(Patriot.Buzz) – Shedding light on a concerning trend among top-tier universities, a data scientist and professor at Washington University in St. Louis uncovered that A’s are frequently awarded in institutions like Yale University and Harvard University to avoid the hassle of dealing with angry parents and students.
In a recent article for The Hill, Liberty Vittert stated that the underlying motivation for this grade inflation is not to enhance students’ job market prospects or to follow university mandates. Instead, it is to sidestep the relentless complaints and demands for justification that follow lower grades.
Vittert highlights that the repercussions of assigning a grade less than an A extend beyond the students’ discontent. Instructors often face a barrage of emails and complaints, not just from the students but also from their parents.
These objections are not limited to questioning the student’s performance but can escalate to serious accusations against the professor, including claims of racism, homophobia, or antisemitism. Vittert herself encountered such an accusation of antisemitism, which she found particularly ironic given her own Jewish heritage.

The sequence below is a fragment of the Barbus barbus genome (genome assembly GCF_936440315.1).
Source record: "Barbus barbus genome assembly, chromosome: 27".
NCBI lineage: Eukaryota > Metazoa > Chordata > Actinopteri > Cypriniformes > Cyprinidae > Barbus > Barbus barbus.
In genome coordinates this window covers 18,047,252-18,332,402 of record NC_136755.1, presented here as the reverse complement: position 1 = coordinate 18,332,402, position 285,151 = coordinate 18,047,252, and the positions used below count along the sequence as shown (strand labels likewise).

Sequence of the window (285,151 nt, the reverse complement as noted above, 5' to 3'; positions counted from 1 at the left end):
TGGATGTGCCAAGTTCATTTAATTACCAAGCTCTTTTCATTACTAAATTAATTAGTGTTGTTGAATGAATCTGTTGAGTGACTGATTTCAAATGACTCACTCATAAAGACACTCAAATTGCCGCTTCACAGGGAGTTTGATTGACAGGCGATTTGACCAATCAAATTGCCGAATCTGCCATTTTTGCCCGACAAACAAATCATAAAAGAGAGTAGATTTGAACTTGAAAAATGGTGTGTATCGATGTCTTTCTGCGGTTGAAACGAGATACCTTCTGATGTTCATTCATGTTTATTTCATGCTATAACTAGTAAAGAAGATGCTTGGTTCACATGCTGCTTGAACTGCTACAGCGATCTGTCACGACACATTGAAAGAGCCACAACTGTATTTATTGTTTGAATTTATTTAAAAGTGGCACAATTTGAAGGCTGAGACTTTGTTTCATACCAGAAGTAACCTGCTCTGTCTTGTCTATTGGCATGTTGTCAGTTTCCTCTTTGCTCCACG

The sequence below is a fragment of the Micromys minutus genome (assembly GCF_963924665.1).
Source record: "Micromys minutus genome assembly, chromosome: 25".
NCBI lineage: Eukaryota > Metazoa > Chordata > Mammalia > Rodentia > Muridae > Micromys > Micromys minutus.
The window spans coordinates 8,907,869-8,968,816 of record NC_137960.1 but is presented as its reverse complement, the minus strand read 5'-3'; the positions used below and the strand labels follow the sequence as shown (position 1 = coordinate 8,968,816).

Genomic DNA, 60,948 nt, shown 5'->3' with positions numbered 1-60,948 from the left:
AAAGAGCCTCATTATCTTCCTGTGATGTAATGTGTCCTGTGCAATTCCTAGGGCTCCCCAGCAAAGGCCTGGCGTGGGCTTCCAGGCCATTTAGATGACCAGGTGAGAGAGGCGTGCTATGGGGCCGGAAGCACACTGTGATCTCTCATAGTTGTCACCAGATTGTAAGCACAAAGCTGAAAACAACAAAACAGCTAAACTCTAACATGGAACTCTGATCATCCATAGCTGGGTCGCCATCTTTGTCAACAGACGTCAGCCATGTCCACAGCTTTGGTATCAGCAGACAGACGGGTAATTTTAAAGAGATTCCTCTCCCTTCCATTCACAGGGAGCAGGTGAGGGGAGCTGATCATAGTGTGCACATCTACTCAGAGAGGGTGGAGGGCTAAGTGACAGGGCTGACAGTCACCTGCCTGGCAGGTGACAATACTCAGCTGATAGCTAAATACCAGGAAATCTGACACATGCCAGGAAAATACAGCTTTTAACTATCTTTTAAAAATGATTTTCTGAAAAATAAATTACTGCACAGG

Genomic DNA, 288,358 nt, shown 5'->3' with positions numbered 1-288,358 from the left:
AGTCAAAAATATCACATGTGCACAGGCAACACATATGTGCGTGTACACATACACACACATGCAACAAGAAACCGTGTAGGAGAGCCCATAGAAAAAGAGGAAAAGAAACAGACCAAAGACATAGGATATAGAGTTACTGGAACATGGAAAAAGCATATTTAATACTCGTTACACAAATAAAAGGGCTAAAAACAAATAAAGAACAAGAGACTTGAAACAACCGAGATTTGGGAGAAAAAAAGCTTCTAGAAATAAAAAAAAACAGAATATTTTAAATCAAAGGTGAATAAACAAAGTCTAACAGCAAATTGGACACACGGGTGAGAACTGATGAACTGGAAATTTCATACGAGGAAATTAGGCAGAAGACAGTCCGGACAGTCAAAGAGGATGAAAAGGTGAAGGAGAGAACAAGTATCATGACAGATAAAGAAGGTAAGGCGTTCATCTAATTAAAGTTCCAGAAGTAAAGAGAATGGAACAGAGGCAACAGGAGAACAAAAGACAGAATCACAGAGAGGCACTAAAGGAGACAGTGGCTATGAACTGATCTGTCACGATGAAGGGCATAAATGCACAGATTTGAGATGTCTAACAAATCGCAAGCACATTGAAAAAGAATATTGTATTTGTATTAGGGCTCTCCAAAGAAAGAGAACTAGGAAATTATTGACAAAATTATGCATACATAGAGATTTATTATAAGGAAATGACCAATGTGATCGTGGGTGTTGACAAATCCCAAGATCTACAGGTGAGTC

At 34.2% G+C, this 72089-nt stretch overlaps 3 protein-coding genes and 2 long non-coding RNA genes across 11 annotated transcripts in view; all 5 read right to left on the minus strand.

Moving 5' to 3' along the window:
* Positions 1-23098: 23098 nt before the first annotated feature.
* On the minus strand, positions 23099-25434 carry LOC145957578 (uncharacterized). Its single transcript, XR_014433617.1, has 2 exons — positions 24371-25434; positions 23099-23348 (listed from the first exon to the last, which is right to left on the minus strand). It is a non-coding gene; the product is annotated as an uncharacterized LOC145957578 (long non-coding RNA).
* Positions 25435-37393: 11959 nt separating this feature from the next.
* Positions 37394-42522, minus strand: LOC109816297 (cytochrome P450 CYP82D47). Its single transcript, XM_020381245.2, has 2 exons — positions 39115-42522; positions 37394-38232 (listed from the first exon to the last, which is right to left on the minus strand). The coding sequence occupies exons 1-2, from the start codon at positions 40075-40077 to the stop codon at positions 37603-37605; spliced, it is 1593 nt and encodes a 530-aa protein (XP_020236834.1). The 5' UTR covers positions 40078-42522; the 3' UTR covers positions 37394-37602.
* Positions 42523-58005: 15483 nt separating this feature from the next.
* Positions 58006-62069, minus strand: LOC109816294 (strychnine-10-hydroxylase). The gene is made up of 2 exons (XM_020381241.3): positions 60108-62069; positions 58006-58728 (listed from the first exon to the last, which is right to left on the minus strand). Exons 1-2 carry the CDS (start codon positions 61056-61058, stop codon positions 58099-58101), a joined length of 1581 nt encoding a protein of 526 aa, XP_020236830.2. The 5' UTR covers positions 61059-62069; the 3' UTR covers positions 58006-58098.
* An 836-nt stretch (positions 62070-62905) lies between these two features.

Moreover, Vittert points out that students are now leveraging claims of mental health neglect to pressure professors for higher grades. This situation is further exacerbated by university administrators’ reluctance to support faculty members, often escalating cases to the Diversity, Equity, and Inclusion (DEI) office.
This grading leniency has perpetuated a cycle where students increasingly demand higher grades for subpar work, knowing that professors are likely to comply. Vittert references a study on grade inflation at Yale to illustrate that this is not a recent issue.
She recalls that during her pre-med studies at MIT, students often opted to take organic chemistry at Harvard because it was infamously an easy A, contrasting sharply with the course’s reputation for difficulty elsewhere.
This trend raises alarming questions about the academic rigor and the value of grades at prestigious institutions. As Vittert concludes, when grade inflation becomes widespread at such elite universities, it inevitably casts doubt on the actual academic competence of their graduates.